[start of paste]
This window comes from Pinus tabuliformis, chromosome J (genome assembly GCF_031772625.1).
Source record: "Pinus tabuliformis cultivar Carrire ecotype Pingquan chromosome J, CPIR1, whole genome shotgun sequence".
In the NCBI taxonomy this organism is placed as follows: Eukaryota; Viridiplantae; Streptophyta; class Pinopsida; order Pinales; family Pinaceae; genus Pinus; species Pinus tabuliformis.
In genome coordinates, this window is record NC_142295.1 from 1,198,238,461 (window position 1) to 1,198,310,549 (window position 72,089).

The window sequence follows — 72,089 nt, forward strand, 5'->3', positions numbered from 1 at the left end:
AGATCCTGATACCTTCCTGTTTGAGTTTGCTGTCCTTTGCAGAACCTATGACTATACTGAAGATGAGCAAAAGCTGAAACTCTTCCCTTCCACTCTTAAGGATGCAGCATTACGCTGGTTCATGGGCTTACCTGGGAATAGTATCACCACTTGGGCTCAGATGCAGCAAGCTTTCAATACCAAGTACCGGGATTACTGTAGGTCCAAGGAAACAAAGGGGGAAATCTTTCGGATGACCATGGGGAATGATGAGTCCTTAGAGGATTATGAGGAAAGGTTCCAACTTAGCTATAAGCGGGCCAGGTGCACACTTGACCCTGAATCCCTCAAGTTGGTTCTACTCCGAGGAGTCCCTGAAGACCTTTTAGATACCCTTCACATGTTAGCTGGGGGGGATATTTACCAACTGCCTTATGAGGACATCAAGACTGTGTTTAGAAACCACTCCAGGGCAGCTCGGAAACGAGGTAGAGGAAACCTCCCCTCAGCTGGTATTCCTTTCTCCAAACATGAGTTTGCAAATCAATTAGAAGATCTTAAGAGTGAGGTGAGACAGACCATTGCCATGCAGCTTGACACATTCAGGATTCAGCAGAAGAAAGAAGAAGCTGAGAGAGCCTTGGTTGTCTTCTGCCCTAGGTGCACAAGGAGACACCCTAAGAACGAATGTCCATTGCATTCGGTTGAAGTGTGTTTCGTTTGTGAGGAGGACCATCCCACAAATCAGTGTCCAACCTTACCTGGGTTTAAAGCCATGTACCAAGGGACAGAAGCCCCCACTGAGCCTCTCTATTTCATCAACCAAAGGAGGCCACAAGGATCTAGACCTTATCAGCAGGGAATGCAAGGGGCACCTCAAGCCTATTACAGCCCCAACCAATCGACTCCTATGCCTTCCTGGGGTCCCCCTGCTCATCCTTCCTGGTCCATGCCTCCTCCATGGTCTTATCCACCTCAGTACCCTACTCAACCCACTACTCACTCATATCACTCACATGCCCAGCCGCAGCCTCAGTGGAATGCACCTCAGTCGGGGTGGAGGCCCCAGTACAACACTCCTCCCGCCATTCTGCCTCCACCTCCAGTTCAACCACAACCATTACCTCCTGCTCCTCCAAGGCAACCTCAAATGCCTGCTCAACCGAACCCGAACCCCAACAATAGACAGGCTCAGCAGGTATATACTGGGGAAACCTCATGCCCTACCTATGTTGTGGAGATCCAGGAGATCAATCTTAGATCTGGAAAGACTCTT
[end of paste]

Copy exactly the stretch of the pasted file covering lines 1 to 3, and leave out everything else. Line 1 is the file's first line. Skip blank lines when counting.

This window comes from Pinus tabuliformis, chromosome J (genome assembly GCF_031772625.1).
Source record: "Pinus tabuliformis cultivar Carrire ecotype Pingquan chromosome J, CPIR1, whole genome shotgun sequence".
In the NCBI taxonomy this organism is placed as follows: Eukaryota; Viridiplantae; Streptophyta; class Pinopsida; order Pinales; family Pinaceae; genus Pinus; species Pinus tabuliformis.